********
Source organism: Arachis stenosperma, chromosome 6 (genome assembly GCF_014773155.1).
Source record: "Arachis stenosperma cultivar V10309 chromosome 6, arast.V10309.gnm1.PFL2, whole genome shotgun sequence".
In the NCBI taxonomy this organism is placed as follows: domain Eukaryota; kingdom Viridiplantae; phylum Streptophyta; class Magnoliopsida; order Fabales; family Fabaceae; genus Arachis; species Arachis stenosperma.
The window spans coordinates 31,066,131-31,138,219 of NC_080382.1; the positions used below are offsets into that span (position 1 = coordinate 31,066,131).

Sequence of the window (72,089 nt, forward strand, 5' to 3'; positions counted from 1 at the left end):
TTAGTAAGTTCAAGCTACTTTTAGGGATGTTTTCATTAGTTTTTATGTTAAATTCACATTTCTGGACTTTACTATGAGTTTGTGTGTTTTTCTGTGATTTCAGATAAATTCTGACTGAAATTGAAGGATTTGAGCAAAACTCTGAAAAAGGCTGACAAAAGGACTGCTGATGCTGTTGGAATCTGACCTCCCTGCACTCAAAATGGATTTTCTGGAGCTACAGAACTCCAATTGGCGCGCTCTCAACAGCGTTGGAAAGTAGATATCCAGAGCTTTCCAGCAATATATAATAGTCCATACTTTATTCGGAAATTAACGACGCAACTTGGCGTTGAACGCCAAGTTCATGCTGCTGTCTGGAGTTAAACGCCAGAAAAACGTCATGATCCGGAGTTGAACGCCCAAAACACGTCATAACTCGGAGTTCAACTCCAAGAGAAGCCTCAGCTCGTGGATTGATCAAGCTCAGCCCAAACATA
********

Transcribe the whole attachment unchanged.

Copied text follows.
Source organism: Arachis stenosperma, chromosome 6 (genome assembly GCF_014773155.1).
Source record: "Arachis stenosperma cultivar V10309 chromosome 6, arast.V10309.gnm1.PFL2, whole genome shotgun sequence".
In the NCBI taxonomy this organism is placed as follows: domain Eukaryota; kingdom Viridiplantae; phylum Streptophyta; class Magnoliopsida; order Fabales; family Fabaceae; genus Arachis; species Arachis stenosperma.
The window spans coordinates 31,066,131-31,138,219 of NC_080382.1; the positions used below are offsets into that span (position 1 = coordinate 31,066,131).

Sequence of the window (72,089 nt, forward strand, 5' to 3'; positions counted from 1 at the left end):
TTAGTAAGTTCAAGCTACTTTTAGGGATGTTTTCATTAGTTTTTATGTTAAATTCACATTTCTGGACTTTACTATGAGTTTGTGTGTTTTTCTGTGATTTCAGATAAATTCTGACTGAAATTGAAGGATTTGAGCAAAACTCTGAAAAAGGCTGACAAAAGGACTGCTGATGCTGTTGGAATCTGACCTCCCTGCACTCAAAATGGATTTTCTGGAGCTACAGAACTCCAATTGGCGCGCTCTCAACAGCGTTGGAAAGTAGATATCCAGAGCTTTCCAGCAATATATAATAGTCCATACTTTATTCGGAAATTAACGACGCAACTTGGCGTTGAACGCCAAGTTCATGCTGCTGTCTGGAGTTAAACGCCAGAAAAACGTCATGATCCGGAGTTGAACGCCCAAAACACGTCATAACTCGGAGTTCAACTCCAAGAGAAGCCTCAGCTCGTGGATTGATCAAGCTCAGCCCAAACATA